Four years ago, our life was a blur of diapers, pain meds, crying (hers and ours) eye drops, eye patches, doctor’s office visits and hospital procedures.
Adelaide was 12 weeks old when she was diagnosed with unilateral primary congenital glaucoma—a fancy way of saying glaucoma in her left eye. We were brand new parents with a brand new baby still trying to figure out how to do simple things like bathe our child or whether or not she needed to be on a “nap schedule”, when we were suddenly shoved into a fight to save our daughter’s eye sight.
I honestly don’t remember much from that first month after her diagnosis. It was all so overwhelming—my only coping mechanism was just staying focused on the next medication dose, the next doctor’s appointment, the next hospital exam.
Looking back, it’s an absolute miracle that I managed to keep my job that month. Being the sole breadwinner for our brand new family of three, I didn’t have much choice. It was an awful scenario to be in.
“Mommy, I feel my heartbeat in my eye”
I froze. Forced myself to exhale, and then asked her some clarifying questions, begging her answers to point to some completely benign explanation.
My mind started racing with the seemingly innocent events of the past two weeks.
…That time she asked for the blinds to be closed because it was “too bright” in the playroom.
…That time she told me her head hurt “inside”.
…That time at the playground when I looked at her, and her eye seemed larger than it used to.
…That time she completely misjudged a toy that was in her peripheral vision and wound up with a nice scrape on her cheek.
Glaucoma is a lifelong disease that has no cure. Even in spite of 3.5 years of steady eye pressures and a normal life, I have a section of my brain that files away all of the little things she says and does that could possibly be an indicator of a problem.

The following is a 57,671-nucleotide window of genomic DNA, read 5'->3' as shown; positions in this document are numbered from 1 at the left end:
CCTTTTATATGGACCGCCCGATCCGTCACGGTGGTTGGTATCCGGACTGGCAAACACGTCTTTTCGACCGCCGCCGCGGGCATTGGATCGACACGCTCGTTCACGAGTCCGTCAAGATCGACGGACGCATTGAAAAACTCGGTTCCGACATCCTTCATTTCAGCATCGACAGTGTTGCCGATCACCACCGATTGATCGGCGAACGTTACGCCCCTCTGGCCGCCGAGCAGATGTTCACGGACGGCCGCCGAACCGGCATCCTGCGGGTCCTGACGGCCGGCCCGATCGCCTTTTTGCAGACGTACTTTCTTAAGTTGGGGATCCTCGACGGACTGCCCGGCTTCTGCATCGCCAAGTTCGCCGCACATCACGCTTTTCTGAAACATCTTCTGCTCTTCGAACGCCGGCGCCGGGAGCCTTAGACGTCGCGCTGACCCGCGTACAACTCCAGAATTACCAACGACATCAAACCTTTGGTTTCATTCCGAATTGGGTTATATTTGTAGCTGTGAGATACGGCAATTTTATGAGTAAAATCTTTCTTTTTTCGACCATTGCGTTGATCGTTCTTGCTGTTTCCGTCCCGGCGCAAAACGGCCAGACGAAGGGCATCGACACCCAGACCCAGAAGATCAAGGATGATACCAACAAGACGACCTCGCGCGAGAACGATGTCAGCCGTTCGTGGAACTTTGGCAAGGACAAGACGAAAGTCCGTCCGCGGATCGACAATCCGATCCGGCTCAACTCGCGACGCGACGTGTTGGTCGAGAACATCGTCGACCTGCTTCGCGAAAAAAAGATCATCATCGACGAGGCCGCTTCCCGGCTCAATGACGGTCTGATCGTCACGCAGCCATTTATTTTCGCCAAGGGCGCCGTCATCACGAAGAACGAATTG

I couldn’t sleep all weekend. I finally resorted to drugs and got a decent six hours of sleep Sunday night, but the tightness, the heavy weight on my chest, there wasn’t anything I could do to make that go away. That was the fear and helplessness that I remember so vividly from our life four years ago, resurrecting its ugly head in the face of Adelaide’s possible relapse.
Adelaide had seven exams under anesthesia in eighteen months, between the age of 12 weeks and 23 months. Seven times she was drugged into unconsciousness. Seven times she was taken away from mommy and daddy in a scary, sterile, hospital setting. Seven times her eyes were forcibly held open while the doctors performed their exam. Seven times she woke up from her drugged slumber wondering where she was and why she felt so funny. You can’t explain this stuff to a baby, or even a one year old. And who knows how much of these experiences gets imprinted on her subconscious.
For Adelaide, the most obvious impact these procedures had on her, is her fear of water in her eyes. It took us three years before she would let us wash her hair in the bath tub without screaming. She’s in swimming lessons right now, and completely refuses to put her face in the water. Not even with goggles.
Eye drops? Forget about it. Even the mention of eye drops sends Adelaide into a fit. But eye drops are crucial to a successful office eye exam. It was critical that we get Adelaide over her fear of eye drops so she could complete an eye exam without needing to go under anesthesia.
With our appointment set for Tuesday, I spent all day Monday working with Adelaide on eye drops. It took a lot of time, a lot of patience, some pushing and a good ol’ heart-to-heart conversation, but she did it. She let me put eye drops in her eyes! THREE TIMES!!!!! That was the first deep breath I had taken in four days. Knowing that we had a way to get eye drops into Adelaide’s eyes without a complete meltdown, gave Matt and I immense hope for a successful office eye exam.
Tuesday afternoon came, and Adelaide ROCKED her eye exam!!!!
She was cooperative, and happy, and responsive—everything we could have hoped for. And beyond that, her pressure readings came back NORMAL!!
Matt and I were both teary-eyed when the doctor told us her pressure readings. I walked out of that exam room feeling light and happy and like the world was a little bit brighter.
Beyond having normal eye pressures, Adelaide’s vision is 20/20 in BOTH eyes. Four years ago, her optic nerve was in the process of disconnecting itself from her left eye. Today, she has perfect vision.
Glaucoma is exceptionally rare in children. And Adelaide’s single surgery and recovery is even more remarkable. Most babies and children with glaucoma endure MULTIPLE surgeries with years of daily eye drops. We are so incredibly fortunate to have missed all that.
Each specialist we work with is completely amazed by Adelaide’s story, and even more amazed by her fantastic vision.
Yesterday’s office exam could not have gone better, and I am so happy to go back every six months with our little champ, and monitor her eyes as she grows.
I am thanking God today for the amazing gift of sight. Go look at something beautiful today and soak it up.
Life is beautiful!